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. Last Updated: 07/27/2016

Don't Believe in Fairy Tales

Workers at the AvtoVAZ factory staged a strike last week demanding higher salaries of 25,000 rubles ($980) per month. That is a very nice sum for the average resident of Tolyatti, where the plant is based -- a city of about 700,000 people located almost 1,000 kilometers southeast of Moscow. Workers on the factory's assembly line earn just over 10,000 rubles per month, which is somewhat lower than the current national average across all sectors of nearly 13,000 rubles per month.

On one hand, the 25,000 ruble salary that the AvtoVAZ workers are demanding is not all that surprising given the fact that Russia's oil revenues have pushed average salaries higher over the past several years. On the other hand, the auto factory's workers did not choose the best time for presenting their demands. The plant is not doing well financially because sales of its economy-line Lada and Zhiguli cars are in decline. Foreign-brand automobiles of the same class cost only slightly more, yet they are considered to be far superior in quality.

For this reason, the situation with the AvtoVAZ factory workers is more problematic than that of the autoworkers at the Ford plant outside St. Petersburg. Workers at Ford also staged a strike about six months ago, demanding a similarly enchanting figure -- $1180 per month. The big difference between AvtoVAZ and Ford is that buyers are lining up to purchase the popular Ford models made in Russia but are far less enthusiastic about the Ladas and Zhigulis produced by AvtoVAZ.

Ford union leaders like to compare the salaries of their autoworkers with those in Brazil. It's a good thing the AvtoVAZ workers did not use U.S. autoworkers as a point of reference. It would have come as a shock to learn about factory wages at General Motors, for example. There, the local management agreed to unprecedented concessions in the midst of a major downsizing at the company. GM issued one-time payments of $140,000 to each worker with 10 years or more on the payroll and $70,000 to those with fewer than 10 years. Various medical insurance benefits were also included in the deal, whereas AvtoVAZ offers no insurance benefits to its workers. The average salary among GM factory workers is $56,000, not including overtime. And the highest hourly wage at GM for factory workers is now $27 per hour, and when you add the expenses of various insurance programs, pension benefits and other perks, the total cost at GM to support the highest-paid factory worker jumps to the equivalent of $73 per hour.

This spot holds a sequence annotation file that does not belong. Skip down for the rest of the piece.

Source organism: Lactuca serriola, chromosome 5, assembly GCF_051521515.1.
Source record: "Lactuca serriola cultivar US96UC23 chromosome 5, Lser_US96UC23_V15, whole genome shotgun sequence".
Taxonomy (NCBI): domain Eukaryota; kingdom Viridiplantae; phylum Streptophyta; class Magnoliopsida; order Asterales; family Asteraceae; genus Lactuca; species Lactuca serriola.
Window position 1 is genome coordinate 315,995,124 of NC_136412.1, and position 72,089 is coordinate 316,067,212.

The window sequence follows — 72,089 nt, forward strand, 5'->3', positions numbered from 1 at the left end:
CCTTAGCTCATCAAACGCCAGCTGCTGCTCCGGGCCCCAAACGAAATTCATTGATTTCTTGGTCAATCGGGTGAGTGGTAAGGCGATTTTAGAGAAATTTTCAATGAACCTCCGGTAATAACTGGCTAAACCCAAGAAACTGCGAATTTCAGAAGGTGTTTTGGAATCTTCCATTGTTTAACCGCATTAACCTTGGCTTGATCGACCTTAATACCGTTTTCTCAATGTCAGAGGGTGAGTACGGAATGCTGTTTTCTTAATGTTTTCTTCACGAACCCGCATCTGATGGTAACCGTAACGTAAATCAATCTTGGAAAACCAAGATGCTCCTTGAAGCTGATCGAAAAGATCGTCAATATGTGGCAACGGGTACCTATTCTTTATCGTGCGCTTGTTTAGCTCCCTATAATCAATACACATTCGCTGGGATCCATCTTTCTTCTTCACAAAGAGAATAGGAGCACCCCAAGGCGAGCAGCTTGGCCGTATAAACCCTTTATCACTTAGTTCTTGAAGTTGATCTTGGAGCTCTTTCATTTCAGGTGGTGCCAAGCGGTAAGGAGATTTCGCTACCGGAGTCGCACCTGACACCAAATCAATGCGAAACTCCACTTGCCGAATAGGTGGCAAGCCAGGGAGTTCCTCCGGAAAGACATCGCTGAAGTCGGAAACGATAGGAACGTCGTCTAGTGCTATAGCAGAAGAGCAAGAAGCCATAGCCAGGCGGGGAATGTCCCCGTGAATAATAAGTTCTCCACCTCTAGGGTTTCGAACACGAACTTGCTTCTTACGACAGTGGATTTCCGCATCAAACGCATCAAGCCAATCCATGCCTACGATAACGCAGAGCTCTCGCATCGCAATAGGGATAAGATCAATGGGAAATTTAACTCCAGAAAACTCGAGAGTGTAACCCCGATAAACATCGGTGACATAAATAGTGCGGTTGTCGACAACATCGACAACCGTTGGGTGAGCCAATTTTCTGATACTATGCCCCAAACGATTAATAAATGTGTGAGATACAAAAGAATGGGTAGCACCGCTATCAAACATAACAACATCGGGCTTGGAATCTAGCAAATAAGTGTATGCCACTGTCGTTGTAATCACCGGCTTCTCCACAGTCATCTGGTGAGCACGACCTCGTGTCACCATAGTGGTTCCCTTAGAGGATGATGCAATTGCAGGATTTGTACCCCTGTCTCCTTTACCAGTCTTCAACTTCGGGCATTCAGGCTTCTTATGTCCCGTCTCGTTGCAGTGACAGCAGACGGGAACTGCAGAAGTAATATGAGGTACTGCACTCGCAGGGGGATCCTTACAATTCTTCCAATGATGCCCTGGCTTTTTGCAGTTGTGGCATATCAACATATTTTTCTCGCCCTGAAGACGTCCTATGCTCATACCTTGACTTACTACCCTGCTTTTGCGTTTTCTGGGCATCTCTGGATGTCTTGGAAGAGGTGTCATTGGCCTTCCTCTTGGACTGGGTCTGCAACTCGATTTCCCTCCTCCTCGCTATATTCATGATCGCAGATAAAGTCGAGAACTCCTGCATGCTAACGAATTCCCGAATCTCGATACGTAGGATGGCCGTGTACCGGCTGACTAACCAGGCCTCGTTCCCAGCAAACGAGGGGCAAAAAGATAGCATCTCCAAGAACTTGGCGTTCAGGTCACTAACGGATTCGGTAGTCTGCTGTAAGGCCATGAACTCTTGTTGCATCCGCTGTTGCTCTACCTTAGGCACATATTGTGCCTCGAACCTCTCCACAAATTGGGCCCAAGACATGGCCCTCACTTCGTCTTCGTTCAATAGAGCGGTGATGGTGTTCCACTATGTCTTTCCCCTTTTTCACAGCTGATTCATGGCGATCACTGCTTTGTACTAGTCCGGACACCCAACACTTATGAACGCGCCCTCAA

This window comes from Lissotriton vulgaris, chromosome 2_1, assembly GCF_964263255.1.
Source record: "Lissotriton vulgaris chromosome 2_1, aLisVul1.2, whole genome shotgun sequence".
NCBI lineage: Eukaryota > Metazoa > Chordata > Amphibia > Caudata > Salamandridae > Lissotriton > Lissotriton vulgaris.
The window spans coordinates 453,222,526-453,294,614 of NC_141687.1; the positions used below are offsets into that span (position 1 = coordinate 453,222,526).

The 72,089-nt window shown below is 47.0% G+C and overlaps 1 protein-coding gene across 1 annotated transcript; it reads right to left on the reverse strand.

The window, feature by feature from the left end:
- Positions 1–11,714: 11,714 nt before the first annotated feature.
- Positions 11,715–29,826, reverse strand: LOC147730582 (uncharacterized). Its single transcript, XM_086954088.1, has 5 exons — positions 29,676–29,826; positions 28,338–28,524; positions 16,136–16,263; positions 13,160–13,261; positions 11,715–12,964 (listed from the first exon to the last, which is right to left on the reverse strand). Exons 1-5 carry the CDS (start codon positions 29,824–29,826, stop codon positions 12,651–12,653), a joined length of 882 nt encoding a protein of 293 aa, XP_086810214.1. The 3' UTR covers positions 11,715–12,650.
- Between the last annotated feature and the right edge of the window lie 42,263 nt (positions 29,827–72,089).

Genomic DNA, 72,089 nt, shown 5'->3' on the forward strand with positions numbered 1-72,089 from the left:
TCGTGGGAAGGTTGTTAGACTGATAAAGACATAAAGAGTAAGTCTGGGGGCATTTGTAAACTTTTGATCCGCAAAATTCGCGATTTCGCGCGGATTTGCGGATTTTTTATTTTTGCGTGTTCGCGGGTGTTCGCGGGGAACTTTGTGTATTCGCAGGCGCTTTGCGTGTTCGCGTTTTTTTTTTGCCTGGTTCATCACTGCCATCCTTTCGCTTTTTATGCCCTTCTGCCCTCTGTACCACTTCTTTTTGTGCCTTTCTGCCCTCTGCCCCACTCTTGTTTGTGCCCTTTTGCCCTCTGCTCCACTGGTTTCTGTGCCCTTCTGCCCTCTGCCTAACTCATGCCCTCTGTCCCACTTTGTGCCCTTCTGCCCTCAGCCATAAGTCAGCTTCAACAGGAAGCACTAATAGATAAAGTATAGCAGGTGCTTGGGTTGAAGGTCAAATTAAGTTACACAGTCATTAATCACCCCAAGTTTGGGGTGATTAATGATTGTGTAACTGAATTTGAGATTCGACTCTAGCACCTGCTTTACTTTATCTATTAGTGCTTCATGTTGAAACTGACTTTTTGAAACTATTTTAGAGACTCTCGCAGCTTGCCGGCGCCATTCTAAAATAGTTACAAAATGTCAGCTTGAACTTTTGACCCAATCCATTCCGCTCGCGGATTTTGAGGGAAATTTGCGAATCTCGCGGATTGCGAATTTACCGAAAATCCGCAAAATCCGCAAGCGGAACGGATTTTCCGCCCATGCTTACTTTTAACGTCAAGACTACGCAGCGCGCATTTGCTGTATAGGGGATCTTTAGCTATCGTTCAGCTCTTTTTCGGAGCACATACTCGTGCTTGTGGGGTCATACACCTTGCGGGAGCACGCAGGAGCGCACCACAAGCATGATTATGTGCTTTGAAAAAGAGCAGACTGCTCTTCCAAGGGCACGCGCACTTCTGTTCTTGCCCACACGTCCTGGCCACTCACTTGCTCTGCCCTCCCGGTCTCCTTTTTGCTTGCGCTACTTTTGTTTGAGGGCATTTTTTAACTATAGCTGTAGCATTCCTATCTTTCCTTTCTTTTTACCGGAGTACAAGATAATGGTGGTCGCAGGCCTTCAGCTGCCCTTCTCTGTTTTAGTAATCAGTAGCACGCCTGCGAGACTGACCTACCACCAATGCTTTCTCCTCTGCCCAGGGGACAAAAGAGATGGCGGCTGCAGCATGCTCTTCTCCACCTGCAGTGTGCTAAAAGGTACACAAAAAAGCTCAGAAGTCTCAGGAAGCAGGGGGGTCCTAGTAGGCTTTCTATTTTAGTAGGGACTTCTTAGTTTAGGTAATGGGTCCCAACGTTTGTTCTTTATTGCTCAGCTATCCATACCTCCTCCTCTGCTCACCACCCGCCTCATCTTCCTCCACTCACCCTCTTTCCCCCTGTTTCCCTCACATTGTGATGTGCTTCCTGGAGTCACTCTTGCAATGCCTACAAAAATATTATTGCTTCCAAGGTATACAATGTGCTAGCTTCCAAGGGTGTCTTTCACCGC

The salaries of Russian autoworkers are much closer to those of their East European counterparts. Romanian assembly-line workers at factories producing foreign automobiles earn an average of $400 per month. In Slovakia, the average salary is $620, and in the Czech Republic, it is $890.